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ABSTRACT WRITING

What is an abstract?

The abstract is a mini-version of the thesis. It should give a


brief summary of the main sections of the paper. In other
words, it is a summary of the "information" the thesis
contains.

Its purpose:

To give readers a quick identification of the basic content of


the thesis. It should "stand on its own" and be a self-contained
document. There should be no need to look elsewhere in the
thesis for an understanding of what is said in the abstract.
Length:

The abstract should be very concise - the maximum length being 50% of one page
(outside of the header formatting and keywords line). This means you will need to
economise your use of words and tie ideas together. Use the most precise and relevant
words to best express the content of the abstract. Abstracts that are too long will have to
be re-written.

Content:

The abstract can be written as one large paragraph, and should contain objectives,
description of the methods, summary of results, and statement of the main conclusions.

Other considerations:

The abstract is usually written in the past tense because the research is already
done. In other words, write the thesis first!

While first person ("I", "we") may be used in the body of your thesis, you must use third
person (passive) in the abstract.
DO NOT include abbreviations or acronyms in your abstract if you can help it,
but if you must, don't use them without explaining them first. For example,
the first time you use the abbreviation you must write out the full form and
put the abbreviation in brackets. e.g. "Magnetic Resonance Imaging (MRI)"
From then on you may use "MRI" for the duration of the abstract.

DO NOT use headings for your abstract paragraphs. (e.g. Objectives, Methods,
Results and Conclusions)

Keep your abstract clear and simple - you are trying to show the key points of
your thesis to attract interest.

Always check your grammar, spelling, and formatting. Please use either
British
English spelling conventions or American English spelling conventions
throughout
your abstract, but not both.
OBJECTIVE(S)
The purpose of this study was to investigate... Another aim was to find out...
Finally, ... was examined in the study.

METHOD(S)
(X) method was applied. (Eg. quantitative/qualitative - both/other?)
The study/survey/thesis/questionnaire/opinion poll...examined, inspected,
focused on, was conducted, carried out, sent out, administered (see list of
more descriptive verbs) Questionnaires were sent out/administered... ( X
number) responses were received

RESULT(S)/CONCLUSION(S)
The results of the study were that... It was found/discovered that... The
results revealed/indicated...

The principal conclusion was that... One conclusion was that...


Common Mistakes
No purpose indicated. (Difficult to see the research problem or reason the
student researched the topic)
1.2 No background information provided. (The reader does not understand what
area the student researched or what the researched organisation does. e.g.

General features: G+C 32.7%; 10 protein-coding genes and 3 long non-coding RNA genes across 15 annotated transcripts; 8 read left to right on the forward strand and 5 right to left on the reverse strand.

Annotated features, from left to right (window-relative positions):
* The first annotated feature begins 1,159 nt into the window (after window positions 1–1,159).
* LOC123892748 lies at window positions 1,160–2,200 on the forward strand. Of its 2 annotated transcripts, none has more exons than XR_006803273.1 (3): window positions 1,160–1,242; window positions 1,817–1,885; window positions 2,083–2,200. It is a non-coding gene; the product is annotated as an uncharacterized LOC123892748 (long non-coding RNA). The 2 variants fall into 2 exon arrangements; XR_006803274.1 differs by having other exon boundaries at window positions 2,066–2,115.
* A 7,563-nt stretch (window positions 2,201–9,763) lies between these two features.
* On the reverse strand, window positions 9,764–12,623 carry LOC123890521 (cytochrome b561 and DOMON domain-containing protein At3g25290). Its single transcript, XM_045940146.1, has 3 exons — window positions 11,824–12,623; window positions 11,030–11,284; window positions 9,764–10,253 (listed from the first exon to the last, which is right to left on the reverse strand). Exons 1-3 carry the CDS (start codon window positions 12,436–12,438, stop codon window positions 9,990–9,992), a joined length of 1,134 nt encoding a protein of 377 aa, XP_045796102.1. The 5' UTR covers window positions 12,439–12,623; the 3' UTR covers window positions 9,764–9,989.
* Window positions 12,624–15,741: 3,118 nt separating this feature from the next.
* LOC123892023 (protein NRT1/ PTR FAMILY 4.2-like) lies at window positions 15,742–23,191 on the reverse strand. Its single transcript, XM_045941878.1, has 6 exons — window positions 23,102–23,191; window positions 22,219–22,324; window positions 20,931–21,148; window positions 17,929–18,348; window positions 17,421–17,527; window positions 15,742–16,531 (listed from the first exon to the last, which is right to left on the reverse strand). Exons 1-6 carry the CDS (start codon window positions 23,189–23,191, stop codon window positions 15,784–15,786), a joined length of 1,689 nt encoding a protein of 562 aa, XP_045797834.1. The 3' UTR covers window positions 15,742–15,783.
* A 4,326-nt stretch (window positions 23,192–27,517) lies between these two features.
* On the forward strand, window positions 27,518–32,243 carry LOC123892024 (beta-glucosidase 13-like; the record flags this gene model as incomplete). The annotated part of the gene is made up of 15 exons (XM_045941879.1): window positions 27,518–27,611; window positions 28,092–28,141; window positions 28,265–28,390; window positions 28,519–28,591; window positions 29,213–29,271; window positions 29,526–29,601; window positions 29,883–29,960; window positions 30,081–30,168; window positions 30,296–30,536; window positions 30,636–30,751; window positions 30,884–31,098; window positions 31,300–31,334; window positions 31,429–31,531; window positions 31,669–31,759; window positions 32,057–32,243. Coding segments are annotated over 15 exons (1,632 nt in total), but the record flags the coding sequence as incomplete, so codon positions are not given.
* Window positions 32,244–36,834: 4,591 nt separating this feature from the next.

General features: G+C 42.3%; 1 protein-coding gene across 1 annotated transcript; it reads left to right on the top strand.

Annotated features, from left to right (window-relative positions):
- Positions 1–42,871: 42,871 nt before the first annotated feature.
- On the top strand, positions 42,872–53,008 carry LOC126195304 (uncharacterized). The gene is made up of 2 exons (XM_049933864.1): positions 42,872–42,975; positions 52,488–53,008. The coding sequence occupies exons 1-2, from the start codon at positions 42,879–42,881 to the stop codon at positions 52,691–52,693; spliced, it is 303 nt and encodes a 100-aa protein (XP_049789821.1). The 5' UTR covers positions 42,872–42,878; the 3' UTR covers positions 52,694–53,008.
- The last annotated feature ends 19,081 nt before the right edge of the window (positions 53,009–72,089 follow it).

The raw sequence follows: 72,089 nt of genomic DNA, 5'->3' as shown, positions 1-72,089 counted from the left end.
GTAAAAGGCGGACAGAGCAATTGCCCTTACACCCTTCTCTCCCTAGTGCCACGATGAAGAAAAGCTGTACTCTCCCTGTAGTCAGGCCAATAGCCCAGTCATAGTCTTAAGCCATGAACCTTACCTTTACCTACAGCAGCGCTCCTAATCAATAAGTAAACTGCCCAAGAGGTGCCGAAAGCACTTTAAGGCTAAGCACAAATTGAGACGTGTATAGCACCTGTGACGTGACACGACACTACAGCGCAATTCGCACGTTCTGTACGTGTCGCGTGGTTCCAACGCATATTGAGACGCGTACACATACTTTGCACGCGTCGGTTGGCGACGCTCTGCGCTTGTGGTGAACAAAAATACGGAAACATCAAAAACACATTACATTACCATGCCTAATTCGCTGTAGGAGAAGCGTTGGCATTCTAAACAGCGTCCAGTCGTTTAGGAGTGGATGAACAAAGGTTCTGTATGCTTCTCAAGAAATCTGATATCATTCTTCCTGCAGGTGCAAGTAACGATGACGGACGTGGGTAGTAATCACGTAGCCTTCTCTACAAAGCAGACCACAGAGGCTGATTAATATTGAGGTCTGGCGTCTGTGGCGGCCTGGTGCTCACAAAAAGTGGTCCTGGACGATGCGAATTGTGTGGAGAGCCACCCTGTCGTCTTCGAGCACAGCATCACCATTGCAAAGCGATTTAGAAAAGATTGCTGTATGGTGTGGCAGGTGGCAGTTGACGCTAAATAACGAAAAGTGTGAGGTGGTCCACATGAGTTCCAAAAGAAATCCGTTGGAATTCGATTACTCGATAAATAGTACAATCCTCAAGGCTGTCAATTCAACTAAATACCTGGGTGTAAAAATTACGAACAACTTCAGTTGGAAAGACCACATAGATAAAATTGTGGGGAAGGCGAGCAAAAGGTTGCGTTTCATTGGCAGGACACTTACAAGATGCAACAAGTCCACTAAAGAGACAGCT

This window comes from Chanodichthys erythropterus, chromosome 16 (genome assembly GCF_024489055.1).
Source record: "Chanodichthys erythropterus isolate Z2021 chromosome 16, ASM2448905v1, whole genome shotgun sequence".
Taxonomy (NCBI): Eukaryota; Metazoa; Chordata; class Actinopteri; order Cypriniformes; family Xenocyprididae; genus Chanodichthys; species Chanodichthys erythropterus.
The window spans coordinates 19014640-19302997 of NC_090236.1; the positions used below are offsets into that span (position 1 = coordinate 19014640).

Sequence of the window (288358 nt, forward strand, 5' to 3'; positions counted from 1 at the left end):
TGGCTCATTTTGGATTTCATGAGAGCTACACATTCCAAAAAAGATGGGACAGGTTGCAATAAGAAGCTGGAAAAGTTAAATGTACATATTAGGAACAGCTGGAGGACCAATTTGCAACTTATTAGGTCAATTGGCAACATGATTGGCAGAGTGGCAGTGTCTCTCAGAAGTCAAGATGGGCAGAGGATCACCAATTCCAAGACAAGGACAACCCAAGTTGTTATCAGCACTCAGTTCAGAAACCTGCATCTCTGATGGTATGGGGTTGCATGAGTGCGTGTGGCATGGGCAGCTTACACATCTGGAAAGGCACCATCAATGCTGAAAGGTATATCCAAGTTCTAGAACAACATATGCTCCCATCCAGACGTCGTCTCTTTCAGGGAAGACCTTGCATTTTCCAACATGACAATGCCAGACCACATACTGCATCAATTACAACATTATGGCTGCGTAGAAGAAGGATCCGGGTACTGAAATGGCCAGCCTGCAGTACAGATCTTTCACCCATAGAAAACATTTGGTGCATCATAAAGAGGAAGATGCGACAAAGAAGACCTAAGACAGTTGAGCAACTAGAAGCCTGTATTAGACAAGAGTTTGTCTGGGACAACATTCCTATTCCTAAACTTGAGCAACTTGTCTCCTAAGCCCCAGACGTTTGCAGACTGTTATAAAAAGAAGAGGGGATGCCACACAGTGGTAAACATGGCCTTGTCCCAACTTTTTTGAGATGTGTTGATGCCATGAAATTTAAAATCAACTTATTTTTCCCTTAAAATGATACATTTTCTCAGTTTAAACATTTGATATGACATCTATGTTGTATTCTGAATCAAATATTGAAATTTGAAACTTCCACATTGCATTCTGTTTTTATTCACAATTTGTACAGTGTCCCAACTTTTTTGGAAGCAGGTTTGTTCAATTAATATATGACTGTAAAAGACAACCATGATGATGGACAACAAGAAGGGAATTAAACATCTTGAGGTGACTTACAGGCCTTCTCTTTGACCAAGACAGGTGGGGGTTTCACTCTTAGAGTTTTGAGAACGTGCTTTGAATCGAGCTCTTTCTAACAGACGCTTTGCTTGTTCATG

research into a clothes manufacturer but no mention is made that the
company manufactures clothes.)
1.3 More information than required. (Too much detail about all parts of the
organisation or student notes many purposes for the research but it is difficult
to understand the main purpose.)
1.4 Mention of I in the abstract. (Third person passive should be used, the
author)
1.5 The purpose of the research was to clarify. (Clarify is usually used when
the
the researcher knows the answer and wants to make sure the answer is
correct. Use identify or discover if clarify is not what you mean)
1.6 The purpose of the research was to find out (use identify or discover)
No mention of the research methodology used.
(Was the research quantitative or qualitative?.
Practical research can be included with
qualitative research)
2.2 Student mentions the research
methodology but does not tell how the research
was carried out. (No mention of whether
questionnaire were used or interviews etc.)
2.3 Student detail non essential information.
(Detailing the computer programs used to carry
out the research etc. is not required.)
No conclusion mentioned. (Student does not indicate
what they discovered when carrying out the research)
3.2 Respondents. (Respondents is the word for the
people who answer the research)
3.3 Students uses numerals rather that words to explain
percentages. (50 % of respondents indicated = Fifty
percent of respondents indicated) Also no need to use
exact figures e.g. 2.7 percent close to three percent.
3.4 Conclusion does not relate to the research question.
(Students sets out to identify satisfaction levels in a
company but does not indicate any satisfaction
percentages)
Student recommendations appears to be an opinion and
not based on research findings. (All recommendations
must come from research findings)
Keywords:
5.1 No keywords visible in the abstract. (All abstracts
should have key words, the main words that appear in
the abstract)
5.2. Keywords visible but do not appear in the abstract.
(Students can only use the keywords that are actual used
in the abstract and not words that appear else where.)
5.3 Too many keywords. (only five to seven keywords
should appear in the abstract)
MISC.
Please note the correct singular and
plural versions of the following:
Singular Plural
thesis theses
criterion criteria
phenomenon phenomena
appendix appendices (British English)
appendixes (American English)